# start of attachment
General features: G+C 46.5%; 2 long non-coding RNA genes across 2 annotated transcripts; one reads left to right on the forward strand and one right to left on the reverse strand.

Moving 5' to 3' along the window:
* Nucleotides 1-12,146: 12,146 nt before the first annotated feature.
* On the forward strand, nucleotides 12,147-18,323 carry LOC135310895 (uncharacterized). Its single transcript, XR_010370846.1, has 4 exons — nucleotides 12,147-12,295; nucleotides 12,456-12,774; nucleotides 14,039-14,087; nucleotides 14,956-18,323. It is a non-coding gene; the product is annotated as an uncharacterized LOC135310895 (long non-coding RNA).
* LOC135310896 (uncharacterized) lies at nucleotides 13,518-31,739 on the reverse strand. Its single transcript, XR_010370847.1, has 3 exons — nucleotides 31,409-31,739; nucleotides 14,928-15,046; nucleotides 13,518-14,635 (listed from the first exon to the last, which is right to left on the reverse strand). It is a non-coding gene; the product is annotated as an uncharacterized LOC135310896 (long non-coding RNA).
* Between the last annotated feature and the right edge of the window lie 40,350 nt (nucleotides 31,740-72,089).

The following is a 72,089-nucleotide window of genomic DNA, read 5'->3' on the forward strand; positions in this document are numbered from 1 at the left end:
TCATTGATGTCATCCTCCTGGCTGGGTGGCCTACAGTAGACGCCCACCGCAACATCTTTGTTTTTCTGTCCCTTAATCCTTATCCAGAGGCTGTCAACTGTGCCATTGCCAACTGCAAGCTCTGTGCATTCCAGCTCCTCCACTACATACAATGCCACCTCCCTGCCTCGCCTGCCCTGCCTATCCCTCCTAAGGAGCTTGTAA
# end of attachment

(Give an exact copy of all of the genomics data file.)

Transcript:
General features: G+C 46.5%; 2 long non-coding RNA genes across 2 annotated transcripts; one reads left to right on the forward strand and one right to left on the reverse strand.

Moving 5' to 3' along the window:
* Nucleotides 1-12,146: 12,146 nt before the first annotated feature.
* On the forward strand, nucleotides 12,147-18,323 carry LOC135310895 (uncharacterized). Its single transcript, XR_010370846.1, has 4 exons — nucleotides 12,147-12,295; nucleotides 12,456-12,774; nucleotides 14,039-14,087; nucleotides 14,956-18,323. It is a non-coding gene; the product is annotated as an uncharacterized LOC135310895 (long non-coding RNA).
* LOC135310896 (uncharacterized) lies at nucleotides 13,518-31,739 on the reverse strand. Its single transcript, XR_010370847.1, has 3 exons — nucleotides 31,409-31,739; nucleotides 14,928-15,046; nucleotides 13,518-14,635 (listed from the first exon to the last, which is right to left on the reverse strand). It is a non-coding gene; the product is annotated as an uncharacterized LOC135310896 (long non-coding RNA).
* Between the last annotated feature and the right edge of the window lie 40,350 nt (nucleotides 31,740-72,089).

The following is a 72,089-nucleotide window of genomic DNA, read 5'->3' on the forward strand; positions in this document are numbered from 1 at the left end:
TCATTGATGTCATCCTCCTGGCTGGGTGGCCTACAGTAGACGCCCACCGCAACATCTTTGTTTTTCTGTCCCTTAATCCTTATCCAGAGGCTGTCAACTGTGCCATTGCCAACTGCAAGCTCTGTGCATTCCAGCTCCTCCACTACATACAATGCCACCTCCCTGCCTCGCCTGCCCTGCCTATCCCTCCTAAGGAGCTTGTAA